Sadly, there was a lot of bad news about food in 2011 from the approval of genetically modified alfalfa and sugar beets to the scrapping of plans to reverse approval of antibiotics in animal feed.  The good news is that you have a choice.  Members of The Farm at Kraut Run CSA enjoy buying produce, eggs and meat that has been produced as if it was meant to be eaten.  I know that may sound crazy, but if you REALLY knew how conventional food is grown and handled you would be disgusted.  Even whole foods like fruits and vegetables, when produced conventionally in exhausted soils, don’t contain the nutrients that you expect.  We sow organic, and often heirloom seeds, in soil blocks made from our own compost and garden soil.  Then, transplants are set out into raised beds that have been fertilized with compost and cover crops (more on cover cropping).  Our produce is harvested, washed, chilled over-night, then handed directly to our members the next day.  No man-made fertilizers, no pesticides, no shrink wrap, no handling, no shipping, just fresh food the way it was meant to be grown and enjoyed.  As for the chickens, ducks, pigs and goats that provide eggs, meat and milk, they enjoy a similar low input, no intervention life here on the farm.  All of our animals forage for a large portion of their diet.  The chickens live in movable houses that allow them to find bugs to eat and dust in which to bathe.  The ducks have the run of the place, foraging and swimming to their hearts delight.  The pigs are behind fences, but we move those fences regularly to provide fresh forage.  The most recent butchering was done by Swiss Meat & Sausage Company in Hermann, Missouri.  It was a trek to get them there, but the results are worth it.  Swiss Meat Company cures the meat with organic ingredients and without adding nitrates.  The ham and bacon are amazing.  And, because we raise heritage breeds, this is red meat, not “the other white meat” that the industry manufactures on factory farms known as CAFOs (confined animal feeding operations).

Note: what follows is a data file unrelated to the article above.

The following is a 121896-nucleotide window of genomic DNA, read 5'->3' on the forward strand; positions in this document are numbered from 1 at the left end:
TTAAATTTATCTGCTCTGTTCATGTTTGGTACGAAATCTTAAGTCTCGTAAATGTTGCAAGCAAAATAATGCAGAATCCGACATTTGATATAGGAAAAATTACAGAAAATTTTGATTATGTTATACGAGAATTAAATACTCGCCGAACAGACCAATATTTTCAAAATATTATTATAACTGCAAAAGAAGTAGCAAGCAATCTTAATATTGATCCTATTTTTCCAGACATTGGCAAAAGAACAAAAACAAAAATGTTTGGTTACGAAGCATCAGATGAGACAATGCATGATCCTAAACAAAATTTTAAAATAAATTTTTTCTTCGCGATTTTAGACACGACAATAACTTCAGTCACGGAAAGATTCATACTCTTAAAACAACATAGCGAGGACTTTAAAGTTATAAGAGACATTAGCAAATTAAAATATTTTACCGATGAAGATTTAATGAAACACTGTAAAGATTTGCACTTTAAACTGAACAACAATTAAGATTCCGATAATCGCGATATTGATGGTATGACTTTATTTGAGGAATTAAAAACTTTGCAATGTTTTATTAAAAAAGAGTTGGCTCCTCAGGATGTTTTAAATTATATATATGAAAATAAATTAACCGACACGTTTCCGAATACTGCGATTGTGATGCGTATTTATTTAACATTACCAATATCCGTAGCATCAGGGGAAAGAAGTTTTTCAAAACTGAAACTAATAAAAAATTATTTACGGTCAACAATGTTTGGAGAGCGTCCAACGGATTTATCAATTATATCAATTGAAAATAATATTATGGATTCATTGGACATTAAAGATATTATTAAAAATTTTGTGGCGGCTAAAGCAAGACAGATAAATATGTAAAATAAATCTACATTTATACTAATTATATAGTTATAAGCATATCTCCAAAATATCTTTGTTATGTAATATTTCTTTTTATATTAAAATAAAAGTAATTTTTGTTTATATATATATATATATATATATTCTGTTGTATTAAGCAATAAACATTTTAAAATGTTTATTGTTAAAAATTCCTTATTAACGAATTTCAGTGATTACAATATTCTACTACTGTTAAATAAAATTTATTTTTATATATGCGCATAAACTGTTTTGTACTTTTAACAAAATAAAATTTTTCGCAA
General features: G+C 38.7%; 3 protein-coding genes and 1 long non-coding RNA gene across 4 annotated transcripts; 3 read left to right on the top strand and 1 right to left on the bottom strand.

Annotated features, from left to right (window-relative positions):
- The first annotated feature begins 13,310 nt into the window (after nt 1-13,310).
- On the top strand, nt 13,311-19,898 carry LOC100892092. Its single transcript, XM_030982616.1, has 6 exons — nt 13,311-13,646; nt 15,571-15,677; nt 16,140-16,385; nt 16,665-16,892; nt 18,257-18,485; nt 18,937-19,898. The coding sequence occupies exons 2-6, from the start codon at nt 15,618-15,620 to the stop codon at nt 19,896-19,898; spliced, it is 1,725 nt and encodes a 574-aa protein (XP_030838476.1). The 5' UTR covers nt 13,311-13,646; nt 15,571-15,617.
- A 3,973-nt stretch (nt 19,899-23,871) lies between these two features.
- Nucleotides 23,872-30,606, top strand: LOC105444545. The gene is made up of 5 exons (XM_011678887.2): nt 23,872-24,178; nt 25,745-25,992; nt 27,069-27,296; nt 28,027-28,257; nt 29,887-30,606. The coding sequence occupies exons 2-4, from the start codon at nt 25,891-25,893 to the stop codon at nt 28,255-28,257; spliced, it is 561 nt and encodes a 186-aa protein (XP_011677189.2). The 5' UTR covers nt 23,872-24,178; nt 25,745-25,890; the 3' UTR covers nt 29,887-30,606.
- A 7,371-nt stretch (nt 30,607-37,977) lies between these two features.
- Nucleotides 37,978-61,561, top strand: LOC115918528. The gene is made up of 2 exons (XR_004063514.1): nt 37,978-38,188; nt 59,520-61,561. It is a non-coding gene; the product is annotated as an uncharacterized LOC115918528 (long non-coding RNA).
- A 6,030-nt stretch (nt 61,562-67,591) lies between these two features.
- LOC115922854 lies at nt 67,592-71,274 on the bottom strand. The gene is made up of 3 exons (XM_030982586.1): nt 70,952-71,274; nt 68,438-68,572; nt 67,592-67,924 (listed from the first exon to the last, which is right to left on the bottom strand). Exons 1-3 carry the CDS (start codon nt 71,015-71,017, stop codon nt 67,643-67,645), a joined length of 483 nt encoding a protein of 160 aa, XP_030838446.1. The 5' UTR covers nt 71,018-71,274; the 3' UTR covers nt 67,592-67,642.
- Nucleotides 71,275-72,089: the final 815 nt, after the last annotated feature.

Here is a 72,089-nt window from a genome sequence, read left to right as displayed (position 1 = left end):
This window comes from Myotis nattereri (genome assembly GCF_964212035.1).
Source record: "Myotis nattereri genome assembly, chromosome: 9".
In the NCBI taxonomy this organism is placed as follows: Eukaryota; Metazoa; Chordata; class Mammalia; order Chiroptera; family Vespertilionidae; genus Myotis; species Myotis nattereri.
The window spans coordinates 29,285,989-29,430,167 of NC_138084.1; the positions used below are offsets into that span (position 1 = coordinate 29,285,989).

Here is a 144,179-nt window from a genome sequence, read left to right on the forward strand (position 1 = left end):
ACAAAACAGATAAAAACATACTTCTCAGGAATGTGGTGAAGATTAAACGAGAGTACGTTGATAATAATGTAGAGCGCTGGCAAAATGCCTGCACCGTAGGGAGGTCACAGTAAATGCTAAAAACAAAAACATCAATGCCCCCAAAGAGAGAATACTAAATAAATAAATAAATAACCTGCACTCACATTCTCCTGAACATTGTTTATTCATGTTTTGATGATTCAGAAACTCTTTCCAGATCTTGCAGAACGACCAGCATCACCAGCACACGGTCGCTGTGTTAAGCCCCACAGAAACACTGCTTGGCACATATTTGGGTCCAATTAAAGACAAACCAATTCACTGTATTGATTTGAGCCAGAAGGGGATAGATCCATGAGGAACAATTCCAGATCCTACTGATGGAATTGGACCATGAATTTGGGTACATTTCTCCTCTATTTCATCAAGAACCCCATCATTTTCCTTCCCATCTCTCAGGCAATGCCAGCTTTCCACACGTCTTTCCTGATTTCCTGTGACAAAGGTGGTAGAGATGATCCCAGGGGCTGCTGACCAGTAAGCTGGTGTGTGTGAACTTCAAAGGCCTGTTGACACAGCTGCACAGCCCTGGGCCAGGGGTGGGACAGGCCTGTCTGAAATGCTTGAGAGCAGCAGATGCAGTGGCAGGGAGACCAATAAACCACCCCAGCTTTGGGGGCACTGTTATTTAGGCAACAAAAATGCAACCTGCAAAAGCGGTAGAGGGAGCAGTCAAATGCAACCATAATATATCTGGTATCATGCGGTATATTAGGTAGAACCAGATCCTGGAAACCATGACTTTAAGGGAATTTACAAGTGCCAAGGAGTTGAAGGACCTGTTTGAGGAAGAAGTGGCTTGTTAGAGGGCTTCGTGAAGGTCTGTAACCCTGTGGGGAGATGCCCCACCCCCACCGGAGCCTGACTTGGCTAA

We are often asked “what do you do all winter?”  Well, the answer is winter is short and the to-do list is long.  Winter is the time to make compost.  Turning a compost pile can almost be described as pleasurable in winter’s cooler temperatures, and a well-constructed compost pile can still reach 170℉, turning waste into fertility you can’t buy.  An organic farm such as ours lives and dies by the quality and quantity of our compost, as we do not use any purchased fertilizers (the benefits of compost over fertilizers is vast).

 

Additionally, there are always some crops growing and being harvested, while there are  other things being started in the greenhouse (by January 15 greenhouse work starts in earnest).  One of the comments we received last year was a desire for more leeks and yesterday Darlene and Liz transplanted the first 500 leeks, while more are on the way. Meanwhile we are sifting and making soil block mix, repairing chicken houses, moving hog fence, planting fruit trees, transplanting strawberry plants, cultivating and cover cropping our raised beds whenever weather permits, ordering seed, planning crop rotations and generally trying to improve what we do.

Our CSA sign-up information for the 2012 season is out, and we are looking forward to seeing you all this summer when you pick up your share of the harvest.  We wish you all the healthiest and happiest 2012.